I have found that one of the best ways to teach this to someone is to have them perform stationary lunges with their feet spread to an appropriate distance, mark the floor at their feet with painters tape (peels up real easy), and then have them stand at one tape and step out or back to the other tape. Once they are able to do this with alternating steps in good form, we can move to walking lunges, and eventually to weighted walking lunges.
That is the same study I was going to write about, however, the date is
November 2008, Journal of Orthopedic & Sports Physical Therapy, volume 38, number 11, pp 681-686.
Studied conducted by Escamilla, R, Zheng, N, Macleod, T, Edwards, W, Hreljac, A, Fleisig, G, Wilk, K, Moorman, C, Imamura, R & Andrews, James conducted the study,
They were not looking at the forces on the ACL and PCL but the forces applied to the patellofemoral joint. Which is very relevant because I have seen in my career while working out at gym and when working as a trainer in gyms, that clients’ of personal trainers knees going past their toes.
The methods of the controlled laboratory study that examined 18 subjects using their 12 RM while performing a short and long step forward lunge with and without a stride.
Results: Patellofemoral joint forces and stress increased progressively as the knee flexion increased and decreased progressively as knee flexion decreased. Between 70 and 90 degrees of knee flexion patellofemoral joint force and stress was significantly greater when performing a forward lunge with a short step compared to a long step.
Conclusion: When the goal is to minimize patellofemoral joint force and stress during the forward lunge, it is important to watch not only a clients’ form but that their knee does not track past their toes. Due to the biomechanical demands supported by this study and other studies in the present literature.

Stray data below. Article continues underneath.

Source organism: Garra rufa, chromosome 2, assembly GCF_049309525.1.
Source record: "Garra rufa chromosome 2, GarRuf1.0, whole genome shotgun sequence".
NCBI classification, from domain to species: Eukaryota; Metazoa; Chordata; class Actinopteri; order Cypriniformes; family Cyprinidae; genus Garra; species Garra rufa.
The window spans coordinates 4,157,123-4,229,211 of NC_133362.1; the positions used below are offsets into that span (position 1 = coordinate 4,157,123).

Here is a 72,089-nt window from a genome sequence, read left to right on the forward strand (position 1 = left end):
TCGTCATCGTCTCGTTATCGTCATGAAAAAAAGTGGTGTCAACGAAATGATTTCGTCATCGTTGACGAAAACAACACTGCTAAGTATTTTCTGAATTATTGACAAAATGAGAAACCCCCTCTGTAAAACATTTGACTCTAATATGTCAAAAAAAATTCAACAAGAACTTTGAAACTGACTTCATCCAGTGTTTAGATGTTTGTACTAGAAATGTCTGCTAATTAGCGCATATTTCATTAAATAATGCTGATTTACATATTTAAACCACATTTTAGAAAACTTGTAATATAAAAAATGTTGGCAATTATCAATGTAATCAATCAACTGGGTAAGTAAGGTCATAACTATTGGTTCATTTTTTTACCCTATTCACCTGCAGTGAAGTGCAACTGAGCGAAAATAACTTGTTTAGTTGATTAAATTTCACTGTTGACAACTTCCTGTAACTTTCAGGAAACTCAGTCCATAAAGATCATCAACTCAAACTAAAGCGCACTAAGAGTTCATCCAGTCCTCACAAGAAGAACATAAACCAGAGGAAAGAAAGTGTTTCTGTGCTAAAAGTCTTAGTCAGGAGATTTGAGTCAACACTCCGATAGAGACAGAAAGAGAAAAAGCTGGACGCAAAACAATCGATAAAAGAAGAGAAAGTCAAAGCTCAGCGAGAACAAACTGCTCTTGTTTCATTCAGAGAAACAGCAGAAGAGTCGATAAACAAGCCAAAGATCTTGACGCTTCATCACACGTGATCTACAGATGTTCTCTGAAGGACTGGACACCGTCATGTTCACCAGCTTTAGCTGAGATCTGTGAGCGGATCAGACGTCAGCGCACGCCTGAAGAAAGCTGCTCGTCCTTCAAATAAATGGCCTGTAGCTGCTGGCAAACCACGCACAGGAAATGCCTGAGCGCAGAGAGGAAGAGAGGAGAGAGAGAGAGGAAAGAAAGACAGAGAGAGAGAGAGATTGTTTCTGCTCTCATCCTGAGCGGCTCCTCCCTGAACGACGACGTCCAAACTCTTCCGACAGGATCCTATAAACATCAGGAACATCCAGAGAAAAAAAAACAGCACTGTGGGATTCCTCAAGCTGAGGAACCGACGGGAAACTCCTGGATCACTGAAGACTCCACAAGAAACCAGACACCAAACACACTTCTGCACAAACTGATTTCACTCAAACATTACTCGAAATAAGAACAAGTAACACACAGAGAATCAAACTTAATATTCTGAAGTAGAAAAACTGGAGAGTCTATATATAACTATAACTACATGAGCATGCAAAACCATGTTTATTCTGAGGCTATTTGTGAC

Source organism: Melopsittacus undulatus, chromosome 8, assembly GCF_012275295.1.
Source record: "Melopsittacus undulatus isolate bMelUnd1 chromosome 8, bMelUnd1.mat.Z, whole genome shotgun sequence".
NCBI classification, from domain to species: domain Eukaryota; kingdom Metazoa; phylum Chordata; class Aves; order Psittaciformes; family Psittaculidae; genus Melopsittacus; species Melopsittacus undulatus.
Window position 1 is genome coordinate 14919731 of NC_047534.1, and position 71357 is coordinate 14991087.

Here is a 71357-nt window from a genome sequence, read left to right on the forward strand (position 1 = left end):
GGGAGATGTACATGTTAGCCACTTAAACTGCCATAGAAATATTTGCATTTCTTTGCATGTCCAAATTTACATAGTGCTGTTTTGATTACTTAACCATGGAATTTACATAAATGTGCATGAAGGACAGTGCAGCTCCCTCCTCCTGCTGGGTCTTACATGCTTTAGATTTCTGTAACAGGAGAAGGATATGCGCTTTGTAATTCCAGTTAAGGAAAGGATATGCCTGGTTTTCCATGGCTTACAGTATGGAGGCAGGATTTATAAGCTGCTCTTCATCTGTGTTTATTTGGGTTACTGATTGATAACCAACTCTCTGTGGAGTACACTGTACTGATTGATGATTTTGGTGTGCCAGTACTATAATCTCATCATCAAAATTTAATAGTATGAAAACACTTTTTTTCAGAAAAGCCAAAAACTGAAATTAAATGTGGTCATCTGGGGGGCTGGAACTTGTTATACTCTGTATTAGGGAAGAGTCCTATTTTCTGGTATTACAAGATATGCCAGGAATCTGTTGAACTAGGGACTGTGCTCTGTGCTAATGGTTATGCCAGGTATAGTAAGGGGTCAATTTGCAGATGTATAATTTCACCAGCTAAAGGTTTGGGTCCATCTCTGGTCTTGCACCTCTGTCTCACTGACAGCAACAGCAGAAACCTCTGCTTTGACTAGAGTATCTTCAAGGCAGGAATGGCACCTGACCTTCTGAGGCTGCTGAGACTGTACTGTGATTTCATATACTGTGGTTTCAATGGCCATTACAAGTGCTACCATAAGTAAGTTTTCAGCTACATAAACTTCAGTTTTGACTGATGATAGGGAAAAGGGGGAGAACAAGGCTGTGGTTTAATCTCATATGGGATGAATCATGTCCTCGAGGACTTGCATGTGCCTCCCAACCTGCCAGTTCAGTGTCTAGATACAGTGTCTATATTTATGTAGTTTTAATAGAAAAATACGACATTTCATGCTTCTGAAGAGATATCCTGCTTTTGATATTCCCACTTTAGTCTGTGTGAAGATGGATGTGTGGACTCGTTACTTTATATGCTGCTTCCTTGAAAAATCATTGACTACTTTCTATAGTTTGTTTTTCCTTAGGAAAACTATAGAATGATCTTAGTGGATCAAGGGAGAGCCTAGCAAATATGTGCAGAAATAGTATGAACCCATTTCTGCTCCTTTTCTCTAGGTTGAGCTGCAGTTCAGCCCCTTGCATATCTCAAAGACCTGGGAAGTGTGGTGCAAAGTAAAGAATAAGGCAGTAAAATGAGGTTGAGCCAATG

Med Sci Sports Exerc. 2010 Oct;42(10):1932-42.
Cruciate ligament forces between short-step and long-step forward lunge.
Escamilla RF, Zheng N, Macleod TD, Imamura R, Edwards WB, Hreljac A, Fleisig GS, Wilk KE, Moorman CT 3rd, Paulos L, Andrews JR.
Andrews-Paulos Research and Education Institute, Gulf Breeze, FL 32561, USA. [email protected]
The purpose of this study was to compare cruciate ligament forces between the forward lunge with a short step (forward lunge short) and the forward lunge with a long step (forward lunge long).
Eighteen subjects used their 12-repetition maximum weight while performing the forward lunge short and long with and without a stride. EMG, force, and kinematic variables were input into a biomechanical model using optimization, and cruciate ligament forces were calculated as a function of knee angle. A two-factor repeated-measure ANOVA was used with a Bonferroni adjustment (P < 0.0025) to assess differences in cruciate forces between lunging techniques. RESULTS: Mean posterior cruciate ligament (PCL) forces (69-765 N range) were significantly greater (P < 0.001) in the forward lunge long compared with the forward lunge short between 0 degrees and 80 degrees knee flexion angles. Mean PCL forces (86-691 N range) were significantly greater (P < 0.001) without a stride compared with those with a stride between 0 degrees and 20 degrees knee flexion angles. Mean anterior cruciate ligament (ACL) forces were generated (0-50 N range between 0 degrees and 10 degrees knee flexion angles) only in the forward lunge short with stride. CONCLUSIONS: All lunge variations appear appropriate and safe during ACL rehabilitation because of minimal ACL loading. ACL loading occurred only in the forward lunge short with stride. Clinicians should be cautious in prescribing forward lunge exercises during early phases of PCL rehabilitation, especially at higher knee flexion angles and during the forward lunge long, which generated the highest PCL forces. Understanding how varying lunging techniques affect cruciate ligament loading may help clinicians prescribe lunging exercises in a safe manner during ACL and PCL rehabilitation.